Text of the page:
VisSim vs. Matlab/Simulink

Greetings:
I'll soon be experimenting with using TI DSPs for control systems. I'd also like to have some good modeling and simulation tools. Right now I
use SPICE and Mathematica. SPICE is good for continuous time stuff, but not so good for discrete. MMA is good for error-free algebraic simplifications of paper and pencil analysis, as well as plotting and simulations, but it has a peculiar programming language. For that reason, I haven't yet attempted to do any discretely sampled system modeling with MMA. It's also not well integrated with the outside world, compared to MatLab.
Thus, I am considering becoming acquainted with either Matlab or VisSim. Both are quite expensive, so it will not be possible to purchase both. I will likely try evaluations of them as much as possible before making a decision. I know Matlab is well entrenched in the world of DSP and control simulation. But I didn't hear about VisSim until recently.
Is VisSim a good, stable product?
Why might one choose Matlab over VisSim, or vice/versa?
Has anyone used the target code development tools from either vendor? It seems both offer tools to generate code to target TI C2000 DSPs and C67x DSPs.
Not that I'd want to depend entirely on such code development tools, of course. I rather enjoy hacking out numerical algorithms in C and ASM. But it seems that such hacking is actually unwise at times, when a proper tool will get a project completed to meet specs in a much shorter time than by starting from scratch. This will often be the case in my projects, since we can always afford to throw excessive CPU horsepower at a problem, rather than a lengthy development time. This might relegate my hand coding work to experimentation only, but that is Ok.
Thanks for input.
Good day!
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Christopher R. Carlen
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Chris Carlen wrote:

Short form:
I don't know about VisSim, but Simulink should answer the mail for you and you may want to look at SciLab.
Long form:
I remember playing with VisSim 10 years ago, but I never had the opportunity to go beyond a demo. At the time it was as solid as Simulink, so if they've tracked it should be fine.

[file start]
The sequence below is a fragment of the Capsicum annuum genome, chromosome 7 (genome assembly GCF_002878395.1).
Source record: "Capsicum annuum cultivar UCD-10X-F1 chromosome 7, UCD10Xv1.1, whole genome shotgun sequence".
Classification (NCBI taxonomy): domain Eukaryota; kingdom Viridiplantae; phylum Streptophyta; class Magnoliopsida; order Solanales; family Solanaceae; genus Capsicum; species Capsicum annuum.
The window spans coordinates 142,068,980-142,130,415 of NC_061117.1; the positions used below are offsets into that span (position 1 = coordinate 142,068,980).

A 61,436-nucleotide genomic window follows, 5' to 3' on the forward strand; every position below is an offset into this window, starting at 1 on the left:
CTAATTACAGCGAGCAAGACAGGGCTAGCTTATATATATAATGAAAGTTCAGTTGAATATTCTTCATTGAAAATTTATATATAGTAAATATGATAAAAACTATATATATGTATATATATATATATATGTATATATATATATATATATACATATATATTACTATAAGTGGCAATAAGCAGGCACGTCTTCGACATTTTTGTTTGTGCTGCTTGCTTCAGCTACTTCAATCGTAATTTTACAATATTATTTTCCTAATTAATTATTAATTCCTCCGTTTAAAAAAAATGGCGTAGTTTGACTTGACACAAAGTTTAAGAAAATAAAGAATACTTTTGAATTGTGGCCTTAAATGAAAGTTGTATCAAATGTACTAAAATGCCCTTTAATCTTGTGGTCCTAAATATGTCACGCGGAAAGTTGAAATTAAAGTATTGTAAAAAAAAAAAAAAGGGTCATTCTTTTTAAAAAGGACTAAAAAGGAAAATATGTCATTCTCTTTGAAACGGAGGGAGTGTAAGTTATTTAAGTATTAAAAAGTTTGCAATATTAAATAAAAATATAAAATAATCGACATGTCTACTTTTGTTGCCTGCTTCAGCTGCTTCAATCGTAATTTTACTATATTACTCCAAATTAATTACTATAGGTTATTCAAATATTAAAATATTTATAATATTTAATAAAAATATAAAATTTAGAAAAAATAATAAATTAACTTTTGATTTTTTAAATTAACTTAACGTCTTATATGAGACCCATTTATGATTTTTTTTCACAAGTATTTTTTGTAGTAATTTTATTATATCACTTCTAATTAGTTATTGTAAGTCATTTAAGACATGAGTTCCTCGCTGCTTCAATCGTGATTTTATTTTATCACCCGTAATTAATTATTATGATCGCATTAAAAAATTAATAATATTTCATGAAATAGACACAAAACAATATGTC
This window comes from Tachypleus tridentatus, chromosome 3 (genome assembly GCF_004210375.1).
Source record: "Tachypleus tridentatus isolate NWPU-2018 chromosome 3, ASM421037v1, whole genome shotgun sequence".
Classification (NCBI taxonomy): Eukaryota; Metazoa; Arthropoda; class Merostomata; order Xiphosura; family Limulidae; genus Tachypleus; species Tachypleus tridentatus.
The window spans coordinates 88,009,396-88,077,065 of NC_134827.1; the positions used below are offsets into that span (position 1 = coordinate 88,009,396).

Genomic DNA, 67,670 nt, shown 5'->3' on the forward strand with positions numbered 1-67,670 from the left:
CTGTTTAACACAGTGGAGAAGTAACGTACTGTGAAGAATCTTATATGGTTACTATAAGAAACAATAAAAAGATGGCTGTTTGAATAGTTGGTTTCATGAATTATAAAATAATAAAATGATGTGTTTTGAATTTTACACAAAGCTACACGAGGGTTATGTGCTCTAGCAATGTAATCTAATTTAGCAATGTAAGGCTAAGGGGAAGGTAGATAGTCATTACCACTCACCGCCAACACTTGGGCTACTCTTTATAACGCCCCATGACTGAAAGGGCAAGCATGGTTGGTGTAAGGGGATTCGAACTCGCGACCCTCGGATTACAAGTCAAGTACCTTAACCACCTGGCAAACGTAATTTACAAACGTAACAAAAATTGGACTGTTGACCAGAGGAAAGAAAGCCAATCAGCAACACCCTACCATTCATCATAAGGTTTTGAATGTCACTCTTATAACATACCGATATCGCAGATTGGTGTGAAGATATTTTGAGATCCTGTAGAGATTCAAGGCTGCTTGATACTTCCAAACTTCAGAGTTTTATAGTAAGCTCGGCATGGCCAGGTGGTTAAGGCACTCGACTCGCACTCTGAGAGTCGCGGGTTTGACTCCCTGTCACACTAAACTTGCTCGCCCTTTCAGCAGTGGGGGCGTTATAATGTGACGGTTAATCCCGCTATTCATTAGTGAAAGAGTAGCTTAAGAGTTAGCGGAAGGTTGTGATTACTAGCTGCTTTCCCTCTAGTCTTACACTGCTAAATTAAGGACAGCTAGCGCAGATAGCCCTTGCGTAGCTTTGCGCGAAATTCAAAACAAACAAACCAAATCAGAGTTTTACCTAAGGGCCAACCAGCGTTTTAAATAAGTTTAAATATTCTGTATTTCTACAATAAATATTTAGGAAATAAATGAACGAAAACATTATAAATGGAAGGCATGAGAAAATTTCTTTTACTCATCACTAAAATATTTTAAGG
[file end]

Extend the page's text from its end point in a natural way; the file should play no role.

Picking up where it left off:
Simulink is very good for mixed-mode simulation (and costs bucks). Three years ago their code generation wasn't much to write home about, and I haven't had occasion to use it since then. I'm personally rather paranoid about using their code generation, but it has more to do with the efficiency of the resulting code than it does with any possibility that it won't perform exactly as expected. My preferred technique has been to write my code and simulate it in Simulink, which works quite well.
I've heard that Scilab (http://www.scilab.org ) is a gnu-ish version of Matlab, complete with simulation, but I haven't tried it yet. I suspect that it wouldn't have the code generation capabilities of Simulink, however.
--

Tim Wescott
Wescott Design Services
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Check into Scicos. It's part of open-sourced Scilab, a free MatLab-like alternative.
Scicos URL: http://www.scicos.org /
I copied this from Scilab's site: "The newsgroup comp.soft-sys.math.scilab is a good place to exchange experience, ideas and Scilab programs."
That newsgroup currently has a thread asking about using MatLab programs with Scilab. Check it out...
Gary Schnabl

however.
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On Wed, 19 May 2004 09:10:02 -0700, Chris Carlen

Hi Chris,
I don't use any of those modeling tools, but I just thought I'd mention that LabView (National Instruments) is gaining in popularity and may well be worth adding to your list of candidate signal processing software packages.
See Ya', [-Rick-]
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Rick Lyons wrote:

Hi Rick. Thanks for the reply.
I don't much like LabView. I like programming in a text language like C. Actually, I don't know if I'd like the more high-level stuff Matlab has to offer. But I might certainly benefit from Matlab as a modeling tool, and perhaps Simulink, but even that might be overkill.
We'll see what happens once I finally get Z-transformed from my continuous time thinking and understanding of things into some actual discrete stuff. Maybe I can just figure out how to do in in Mathematica.
Another reason for the interest in Matlab is that it seems to be the most commonly used package for signal processing and controls modeling. Most of the controls texts I encounter talk about it. It might simply be a good lingua franca.
Have a good day!
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Christopher R. Carlen
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Hi Rick,
May I ask, what do you use for modeling tools? Or don't you do any modeling at all?

Not only for the software side of the things... It's real power comes from the fact that you can interface directly to hardware, to play with signals form the real world, in a graphical and easy-to-program environment.
Kindest regards,
JaaC

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On 20 May 2004 18:39:36 -0700, snipped-for-privacy@ieee.org (Jaime Andres Aranguren Cardona) wrote:

Hi,
I have an old copy of the Student Version of MATLAB.
[-Rick-]
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